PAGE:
How Long Does Whiplash Last?
Whiplash is one of the most common soft tissue injuries, often occurring in low-speed rear-impact collisions that cause inflammation and damage to the muscles and ligaments in the neck. Those who suffer from this injury might not immediately notice any symptoms in the aftermath of an accident and, in fact, it is not uncommon for any ill effects to arise until after a few days. Although many regard this injury as minor, it is possible for severe cases of whiplash to last for a long period of time and requires more extensive treatment.
How Whiplash Occurs
When the head of a motor vehicle occupant jolts forward, or sideways, and snaps back in a sudden movement, a whiplash injury is likely to occur. This violent movement damages the delicate tendons and ligaments in the neck, causing the individual severe pain and a sore neck. Other symptoms of whiplash include:
- Neck stiffness
- Pain associated with neck movement
- Loss of range of motion in the neck
- Headaches that tend to start at the base of the skull
- Numbness or tingling in the arms
Other, less common symptoms include:
- Blurred vision
- Ringing in ears
- Change in sleeping patterns
- Memory issues
- Inability to concentrate
Although motor vehicle accidents are the primary cause of whiplash, it is not the only one. Any type of accident that causes this sudden movement in the neck can result in whiplash.
The Effects of Whiplash
The length of time it takes for one to recover from whiplash depends not only on the individual, but on the details of the accident itself, such as the speed at which the vehicles were traveling. Most whiplash injuries are able to fully heal within about six months. However, about a third of people who suffered this injury reported neck pain ten years after the accident and some continued to experience symptoms for the rest of their lives.
Generally, the pain one feels during the first few weeks after sustaining the whiplash injury is indicative of whether or not he or she might be able to achieve a full recovery. Those who reported severe pain tend to have a decreased chance of recovering fully. In cases where whiplash injury victims have preexisting conditions, such as neck pain, arthritis in the neck, or chronic headaches, the recovery period will be longer and there is a greater likelihood of long-term effects.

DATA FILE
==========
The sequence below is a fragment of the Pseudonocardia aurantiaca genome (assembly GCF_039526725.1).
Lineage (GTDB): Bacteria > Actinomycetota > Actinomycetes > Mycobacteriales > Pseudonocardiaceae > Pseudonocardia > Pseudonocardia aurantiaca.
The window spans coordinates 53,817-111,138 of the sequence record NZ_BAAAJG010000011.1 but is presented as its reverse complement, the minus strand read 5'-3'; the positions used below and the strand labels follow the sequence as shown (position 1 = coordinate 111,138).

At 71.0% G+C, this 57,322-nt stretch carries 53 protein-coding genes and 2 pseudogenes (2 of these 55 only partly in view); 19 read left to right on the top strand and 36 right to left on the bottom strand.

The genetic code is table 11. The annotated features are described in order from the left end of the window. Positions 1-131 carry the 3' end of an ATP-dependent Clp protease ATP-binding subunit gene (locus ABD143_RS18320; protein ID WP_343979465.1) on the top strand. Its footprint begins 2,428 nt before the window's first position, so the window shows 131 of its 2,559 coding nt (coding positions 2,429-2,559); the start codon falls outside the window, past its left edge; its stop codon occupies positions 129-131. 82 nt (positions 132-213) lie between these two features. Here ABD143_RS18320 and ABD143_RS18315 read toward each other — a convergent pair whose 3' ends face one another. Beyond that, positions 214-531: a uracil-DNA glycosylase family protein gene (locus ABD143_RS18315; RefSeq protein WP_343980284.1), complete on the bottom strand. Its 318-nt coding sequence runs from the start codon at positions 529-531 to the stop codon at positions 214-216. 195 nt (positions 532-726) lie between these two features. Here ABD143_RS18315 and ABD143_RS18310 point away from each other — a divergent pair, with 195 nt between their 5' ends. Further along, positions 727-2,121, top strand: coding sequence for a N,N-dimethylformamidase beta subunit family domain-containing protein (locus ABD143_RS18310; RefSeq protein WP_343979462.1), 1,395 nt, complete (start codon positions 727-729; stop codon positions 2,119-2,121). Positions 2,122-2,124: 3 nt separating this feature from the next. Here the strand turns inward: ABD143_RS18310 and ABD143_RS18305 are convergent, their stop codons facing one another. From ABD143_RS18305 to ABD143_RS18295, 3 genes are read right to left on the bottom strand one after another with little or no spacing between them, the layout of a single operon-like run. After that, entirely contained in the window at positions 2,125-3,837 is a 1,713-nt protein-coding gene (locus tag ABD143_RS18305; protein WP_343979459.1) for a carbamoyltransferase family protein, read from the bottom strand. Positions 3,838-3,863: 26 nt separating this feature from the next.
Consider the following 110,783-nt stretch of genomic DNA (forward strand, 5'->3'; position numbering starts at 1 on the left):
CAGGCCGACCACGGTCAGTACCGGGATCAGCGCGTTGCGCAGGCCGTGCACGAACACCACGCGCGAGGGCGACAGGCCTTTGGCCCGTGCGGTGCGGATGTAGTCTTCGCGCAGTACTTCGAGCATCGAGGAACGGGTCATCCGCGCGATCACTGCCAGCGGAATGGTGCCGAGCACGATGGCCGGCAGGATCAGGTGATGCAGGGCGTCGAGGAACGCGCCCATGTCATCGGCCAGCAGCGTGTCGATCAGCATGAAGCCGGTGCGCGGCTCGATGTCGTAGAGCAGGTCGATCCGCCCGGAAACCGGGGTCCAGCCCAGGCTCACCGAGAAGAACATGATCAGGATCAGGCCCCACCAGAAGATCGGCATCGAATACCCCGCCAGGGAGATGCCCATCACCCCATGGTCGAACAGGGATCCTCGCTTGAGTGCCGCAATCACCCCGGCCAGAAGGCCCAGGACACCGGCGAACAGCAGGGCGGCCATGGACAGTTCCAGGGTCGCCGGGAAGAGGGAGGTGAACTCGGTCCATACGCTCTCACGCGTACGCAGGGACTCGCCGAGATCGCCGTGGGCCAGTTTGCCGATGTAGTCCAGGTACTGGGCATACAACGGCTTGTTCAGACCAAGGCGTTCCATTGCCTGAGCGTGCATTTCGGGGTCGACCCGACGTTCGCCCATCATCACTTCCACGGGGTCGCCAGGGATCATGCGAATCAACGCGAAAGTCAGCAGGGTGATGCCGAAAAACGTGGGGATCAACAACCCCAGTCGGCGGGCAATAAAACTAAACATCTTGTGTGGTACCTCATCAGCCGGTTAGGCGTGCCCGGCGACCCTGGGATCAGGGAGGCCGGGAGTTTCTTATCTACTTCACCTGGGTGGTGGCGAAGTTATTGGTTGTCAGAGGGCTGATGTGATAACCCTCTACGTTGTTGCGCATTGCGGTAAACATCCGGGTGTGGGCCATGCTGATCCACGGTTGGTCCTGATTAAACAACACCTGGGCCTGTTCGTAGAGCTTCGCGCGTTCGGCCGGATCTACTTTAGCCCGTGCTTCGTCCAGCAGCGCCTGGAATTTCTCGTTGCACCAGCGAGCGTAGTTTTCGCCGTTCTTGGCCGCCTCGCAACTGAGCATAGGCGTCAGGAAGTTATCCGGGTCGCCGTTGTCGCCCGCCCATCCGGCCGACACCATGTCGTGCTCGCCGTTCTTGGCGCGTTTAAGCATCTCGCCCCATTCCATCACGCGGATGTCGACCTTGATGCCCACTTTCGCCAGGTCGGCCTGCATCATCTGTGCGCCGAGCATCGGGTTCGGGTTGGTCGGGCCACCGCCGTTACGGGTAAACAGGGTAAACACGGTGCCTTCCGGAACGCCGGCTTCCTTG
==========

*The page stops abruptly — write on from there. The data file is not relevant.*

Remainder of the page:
If whiplash lasts longer than six months, it is typically referred to as chronic whiplash and requires treatment with prescribed painkillers and physiotherapy. Less severe cases of whiplash are treated with paracetamol or basic anti-inflammatory pills like ibuprofen. Regardless if your injury is severe or mild, it is advisable to keep your head and neck mobile rather than putting it in a brace since this can help facilitate a speedier healing process.
If you believe you suffered a whiplash injury, it is crucial that you schedule a visit with your physician. There is no effective way to confirm whiplash symptoms, but with scans or x-rays, your doctor can begin making a medical record of your symptoms and treatment, which is essential if you decide to file a personal injury claim for your whiplash injury.
Schedule a Free Consultation with Our Morristown Car Accident Lawyers
Being involved in an accident is often an overwhelming and traumatic experience that leaves survivors feeling shaken, confused, and in pain. Even in cases where injuries appear to be minor, the effects can be long-lasting, causing a great amount of discomfort that necessitates costly treatments. If you or a loved one was injured in an accident caused by the negligent or careless actions of another, you have a right to pursue compensation, regardless of the extent or type of injury you sustained.
At The Terry Law Firm, we are proud to provide clients with excellent legal services. It is what continues to set us apart from other firms, allowing us to establish trusting relationships with our clients. You can trust our legal team to provide personalized service, tailored solutions that meet your needs, and quick responses to all of your questions and concerns.
Contact our office today at (423) 586-5800 to schedule a free consultation.